This final, soothing sequence brings the program to a close. It makes quite a contrast with Bald Mountain, but it’s a sensible choice; Walt clearly anticipated the horror that the previous scenes would induce in his audiences, and understood that he had to leave them on a more peaceful note. The German lyrics of the Ave Maria (called Ellens Dritter Gesang or “Ellen’s Third Song” in its original language) were translated from Sir Walter Scott’s The Lady of the Lake, but the English was done especially for Fantasia by Rachel Field.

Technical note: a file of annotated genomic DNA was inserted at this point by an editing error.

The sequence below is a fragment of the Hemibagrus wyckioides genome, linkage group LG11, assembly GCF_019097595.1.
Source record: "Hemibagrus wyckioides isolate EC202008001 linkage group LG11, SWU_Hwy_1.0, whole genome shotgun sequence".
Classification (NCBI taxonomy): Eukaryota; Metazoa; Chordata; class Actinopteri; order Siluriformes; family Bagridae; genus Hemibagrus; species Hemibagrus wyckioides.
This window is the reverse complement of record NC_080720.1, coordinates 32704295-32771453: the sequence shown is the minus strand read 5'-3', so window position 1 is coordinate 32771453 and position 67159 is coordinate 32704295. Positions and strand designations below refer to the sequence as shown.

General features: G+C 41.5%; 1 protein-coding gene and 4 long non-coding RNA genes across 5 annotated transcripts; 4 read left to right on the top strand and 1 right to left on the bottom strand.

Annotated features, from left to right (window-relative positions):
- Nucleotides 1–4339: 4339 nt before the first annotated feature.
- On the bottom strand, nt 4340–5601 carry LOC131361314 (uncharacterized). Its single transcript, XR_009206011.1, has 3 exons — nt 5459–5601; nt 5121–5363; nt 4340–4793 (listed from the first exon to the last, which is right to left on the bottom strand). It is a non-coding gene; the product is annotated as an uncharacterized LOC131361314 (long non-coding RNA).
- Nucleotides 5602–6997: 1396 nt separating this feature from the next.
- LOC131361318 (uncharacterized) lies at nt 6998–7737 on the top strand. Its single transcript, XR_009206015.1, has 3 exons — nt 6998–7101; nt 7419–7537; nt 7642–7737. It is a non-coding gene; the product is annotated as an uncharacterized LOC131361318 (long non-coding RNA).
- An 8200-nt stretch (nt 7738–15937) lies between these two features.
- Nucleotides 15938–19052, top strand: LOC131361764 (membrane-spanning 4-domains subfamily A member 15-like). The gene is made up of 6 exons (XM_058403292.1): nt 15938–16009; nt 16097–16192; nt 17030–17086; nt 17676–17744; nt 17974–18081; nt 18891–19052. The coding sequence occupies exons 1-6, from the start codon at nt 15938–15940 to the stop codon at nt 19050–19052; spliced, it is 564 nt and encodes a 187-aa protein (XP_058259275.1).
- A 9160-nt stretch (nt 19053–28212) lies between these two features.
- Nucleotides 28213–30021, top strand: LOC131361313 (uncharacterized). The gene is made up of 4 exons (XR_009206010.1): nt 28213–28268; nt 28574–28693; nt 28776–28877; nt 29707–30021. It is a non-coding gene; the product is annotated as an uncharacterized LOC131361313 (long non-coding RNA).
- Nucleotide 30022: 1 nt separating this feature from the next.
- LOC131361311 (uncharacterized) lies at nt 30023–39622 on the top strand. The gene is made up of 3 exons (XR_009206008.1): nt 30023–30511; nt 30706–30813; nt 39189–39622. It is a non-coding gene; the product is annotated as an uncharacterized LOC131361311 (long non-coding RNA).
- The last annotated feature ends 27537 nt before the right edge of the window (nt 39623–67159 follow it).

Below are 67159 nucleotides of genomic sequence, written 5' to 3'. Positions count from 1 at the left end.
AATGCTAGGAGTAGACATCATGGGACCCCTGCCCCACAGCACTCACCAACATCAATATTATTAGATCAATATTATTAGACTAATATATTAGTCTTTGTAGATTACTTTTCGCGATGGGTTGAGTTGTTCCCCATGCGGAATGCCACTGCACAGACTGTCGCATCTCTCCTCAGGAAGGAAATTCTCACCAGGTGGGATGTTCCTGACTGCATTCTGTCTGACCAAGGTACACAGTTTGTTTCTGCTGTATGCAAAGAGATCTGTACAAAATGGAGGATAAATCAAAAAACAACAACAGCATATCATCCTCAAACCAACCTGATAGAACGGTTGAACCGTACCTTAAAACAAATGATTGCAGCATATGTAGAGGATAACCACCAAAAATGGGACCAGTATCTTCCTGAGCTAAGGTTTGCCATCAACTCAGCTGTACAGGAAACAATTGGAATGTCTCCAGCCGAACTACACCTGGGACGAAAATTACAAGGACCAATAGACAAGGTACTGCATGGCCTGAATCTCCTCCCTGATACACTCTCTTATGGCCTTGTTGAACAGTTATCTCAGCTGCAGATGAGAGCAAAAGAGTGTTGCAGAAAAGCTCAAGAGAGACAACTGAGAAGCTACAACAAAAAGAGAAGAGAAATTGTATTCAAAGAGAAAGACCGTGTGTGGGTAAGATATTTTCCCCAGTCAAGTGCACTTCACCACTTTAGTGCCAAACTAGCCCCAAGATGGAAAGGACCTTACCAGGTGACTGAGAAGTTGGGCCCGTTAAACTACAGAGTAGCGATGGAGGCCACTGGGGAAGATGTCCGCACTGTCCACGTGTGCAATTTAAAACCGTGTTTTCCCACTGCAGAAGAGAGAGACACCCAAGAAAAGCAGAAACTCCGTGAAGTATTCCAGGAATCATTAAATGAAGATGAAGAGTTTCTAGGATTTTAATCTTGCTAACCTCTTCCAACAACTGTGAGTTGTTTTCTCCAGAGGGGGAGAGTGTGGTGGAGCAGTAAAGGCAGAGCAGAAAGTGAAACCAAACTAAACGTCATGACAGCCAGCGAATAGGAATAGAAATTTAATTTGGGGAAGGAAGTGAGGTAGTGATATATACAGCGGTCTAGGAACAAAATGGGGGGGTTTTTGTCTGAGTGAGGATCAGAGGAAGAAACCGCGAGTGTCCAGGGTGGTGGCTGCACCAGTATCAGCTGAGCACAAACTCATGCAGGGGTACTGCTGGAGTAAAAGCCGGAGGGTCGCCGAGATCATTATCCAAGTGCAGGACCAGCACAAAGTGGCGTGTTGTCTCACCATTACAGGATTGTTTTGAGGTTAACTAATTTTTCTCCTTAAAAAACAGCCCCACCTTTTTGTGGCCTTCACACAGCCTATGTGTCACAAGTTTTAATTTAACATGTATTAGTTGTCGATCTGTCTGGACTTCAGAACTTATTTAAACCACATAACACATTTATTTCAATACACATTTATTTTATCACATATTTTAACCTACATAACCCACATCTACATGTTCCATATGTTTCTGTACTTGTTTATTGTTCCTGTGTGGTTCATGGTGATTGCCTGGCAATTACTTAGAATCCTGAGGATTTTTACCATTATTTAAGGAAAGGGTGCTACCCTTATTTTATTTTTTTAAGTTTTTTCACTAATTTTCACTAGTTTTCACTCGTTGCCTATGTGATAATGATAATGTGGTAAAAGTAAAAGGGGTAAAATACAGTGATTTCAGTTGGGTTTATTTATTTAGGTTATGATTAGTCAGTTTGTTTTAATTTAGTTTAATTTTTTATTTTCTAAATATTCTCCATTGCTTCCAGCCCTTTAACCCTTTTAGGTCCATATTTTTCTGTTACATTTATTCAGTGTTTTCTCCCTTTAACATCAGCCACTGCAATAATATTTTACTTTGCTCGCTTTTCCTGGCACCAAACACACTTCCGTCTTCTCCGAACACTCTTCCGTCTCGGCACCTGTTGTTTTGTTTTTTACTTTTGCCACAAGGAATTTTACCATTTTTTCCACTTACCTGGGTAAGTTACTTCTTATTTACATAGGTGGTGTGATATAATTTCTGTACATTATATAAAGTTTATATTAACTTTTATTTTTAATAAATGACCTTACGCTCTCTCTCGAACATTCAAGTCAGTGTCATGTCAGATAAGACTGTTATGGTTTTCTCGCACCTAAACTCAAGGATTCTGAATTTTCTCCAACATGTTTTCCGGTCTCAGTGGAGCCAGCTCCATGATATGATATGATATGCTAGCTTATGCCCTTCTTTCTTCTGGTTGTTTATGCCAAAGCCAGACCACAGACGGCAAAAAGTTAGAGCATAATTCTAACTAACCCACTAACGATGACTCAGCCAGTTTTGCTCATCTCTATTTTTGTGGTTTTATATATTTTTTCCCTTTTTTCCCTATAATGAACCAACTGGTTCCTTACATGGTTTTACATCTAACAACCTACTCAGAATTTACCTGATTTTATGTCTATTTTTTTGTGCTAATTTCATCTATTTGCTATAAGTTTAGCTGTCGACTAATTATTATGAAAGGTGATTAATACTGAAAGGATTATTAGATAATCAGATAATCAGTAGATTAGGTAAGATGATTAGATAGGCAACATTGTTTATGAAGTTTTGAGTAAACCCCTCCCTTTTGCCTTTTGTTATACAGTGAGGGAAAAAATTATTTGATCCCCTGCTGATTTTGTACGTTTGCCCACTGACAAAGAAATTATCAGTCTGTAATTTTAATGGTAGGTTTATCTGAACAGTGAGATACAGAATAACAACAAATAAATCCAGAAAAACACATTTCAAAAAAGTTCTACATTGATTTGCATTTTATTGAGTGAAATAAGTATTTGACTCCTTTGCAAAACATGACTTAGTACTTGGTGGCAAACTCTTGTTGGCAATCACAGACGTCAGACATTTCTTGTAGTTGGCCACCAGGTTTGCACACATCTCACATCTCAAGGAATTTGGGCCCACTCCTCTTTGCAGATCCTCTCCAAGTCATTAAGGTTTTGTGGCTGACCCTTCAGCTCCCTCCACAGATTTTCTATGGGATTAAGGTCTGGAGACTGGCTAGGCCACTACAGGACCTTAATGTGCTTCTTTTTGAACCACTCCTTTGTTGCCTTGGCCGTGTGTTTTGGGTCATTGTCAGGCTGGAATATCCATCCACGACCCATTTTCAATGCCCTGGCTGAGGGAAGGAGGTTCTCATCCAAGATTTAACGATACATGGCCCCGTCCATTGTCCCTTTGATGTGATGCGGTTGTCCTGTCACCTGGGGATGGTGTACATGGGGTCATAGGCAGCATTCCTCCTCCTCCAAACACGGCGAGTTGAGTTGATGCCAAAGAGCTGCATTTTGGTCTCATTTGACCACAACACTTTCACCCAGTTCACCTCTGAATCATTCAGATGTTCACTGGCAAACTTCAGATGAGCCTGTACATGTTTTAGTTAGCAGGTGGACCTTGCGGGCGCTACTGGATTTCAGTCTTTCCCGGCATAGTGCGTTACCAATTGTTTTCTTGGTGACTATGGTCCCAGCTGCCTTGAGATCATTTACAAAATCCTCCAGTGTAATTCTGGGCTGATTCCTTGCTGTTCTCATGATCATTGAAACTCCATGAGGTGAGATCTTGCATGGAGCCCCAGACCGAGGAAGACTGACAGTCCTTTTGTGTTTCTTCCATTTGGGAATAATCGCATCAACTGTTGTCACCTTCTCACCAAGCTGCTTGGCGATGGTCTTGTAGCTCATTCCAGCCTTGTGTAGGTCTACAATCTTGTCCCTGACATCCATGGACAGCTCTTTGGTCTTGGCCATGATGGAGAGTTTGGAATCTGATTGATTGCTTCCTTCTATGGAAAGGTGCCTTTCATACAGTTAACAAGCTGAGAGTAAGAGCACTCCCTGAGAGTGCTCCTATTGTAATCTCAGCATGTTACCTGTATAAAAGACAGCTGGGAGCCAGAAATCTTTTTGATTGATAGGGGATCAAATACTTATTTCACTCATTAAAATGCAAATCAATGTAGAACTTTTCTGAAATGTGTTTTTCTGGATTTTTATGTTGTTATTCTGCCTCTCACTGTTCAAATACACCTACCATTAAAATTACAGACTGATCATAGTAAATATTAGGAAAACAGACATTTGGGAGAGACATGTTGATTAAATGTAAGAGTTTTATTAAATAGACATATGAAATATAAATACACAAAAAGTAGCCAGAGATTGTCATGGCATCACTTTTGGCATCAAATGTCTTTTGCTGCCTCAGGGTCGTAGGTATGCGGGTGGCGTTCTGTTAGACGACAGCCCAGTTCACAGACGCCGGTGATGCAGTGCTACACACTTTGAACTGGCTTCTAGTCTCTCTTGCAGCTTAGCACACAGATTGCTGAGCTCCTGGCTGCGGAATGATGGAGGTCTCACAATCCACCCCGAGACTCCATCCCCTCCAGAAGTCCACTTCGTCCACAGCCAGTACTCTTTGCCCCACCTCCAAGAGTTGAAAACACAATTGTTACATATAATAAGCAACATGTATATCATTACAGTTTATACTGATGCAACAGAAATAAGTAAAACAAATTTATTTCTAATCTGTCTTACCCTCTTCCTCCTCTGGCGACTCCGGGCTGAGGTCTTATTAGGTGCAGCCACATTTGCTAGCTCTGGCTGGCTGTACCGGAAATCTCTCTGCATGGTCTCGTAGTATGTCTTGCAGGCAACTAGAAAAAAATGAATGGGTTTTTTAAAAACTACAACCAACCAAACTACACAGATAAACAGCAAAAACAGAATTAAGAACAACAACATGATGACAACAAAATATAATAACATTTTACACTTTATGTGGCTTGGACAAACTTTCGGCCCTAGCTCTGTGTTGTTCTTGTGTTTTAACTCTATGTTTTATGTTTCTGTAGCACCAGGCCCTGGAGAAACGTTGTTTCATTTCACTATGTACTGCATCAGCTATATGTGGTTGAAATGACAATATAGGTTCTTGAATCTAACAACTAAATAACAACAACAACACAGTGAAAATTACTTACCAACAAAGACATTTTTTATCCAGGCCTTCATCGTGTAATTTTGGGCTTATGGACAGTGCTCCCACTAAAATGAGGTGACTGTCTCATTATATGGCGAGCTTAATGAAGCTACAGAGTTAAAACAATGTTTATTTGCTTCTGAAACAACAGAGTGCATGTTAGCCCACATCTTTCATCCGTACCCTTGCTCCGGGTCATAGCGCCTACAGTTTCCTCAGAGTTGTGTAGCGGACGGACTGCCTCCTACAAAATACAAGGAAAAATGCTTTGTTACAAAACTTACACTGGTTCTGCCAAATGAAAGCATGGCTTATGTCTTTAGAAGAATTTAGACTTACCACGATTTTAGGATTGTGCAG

This was an immensely challenging scene to shoot, from a technical standpoint. The multiplane camera would be required to track across a far longer shot than anything previously attempted, so Disney had carpenters knock seats out of part of the studio’s soundstage, then constructed a dolly track for the camera along it, using markers on the floor to carefully position and time each section of the 220-foot-long shot. Just weeks were left before the film’s premiere, and the painstaking shot took six days of long shifts to accomplish. Unfortunately, once they’d finished, the animators discovered that they’d used the wrong lens on the camera! A simple mistake, but it cost them a lot in wasted time and money. During the second take, their bad luck continued, as the studio was struck by a small earthquake – everything survived unscathed, but the animators decided to risk one more take just to make sure there were no errors. This final take was completed and rushed to New York for the premiere, where it was spliced onto the finished film with just four hours to spare!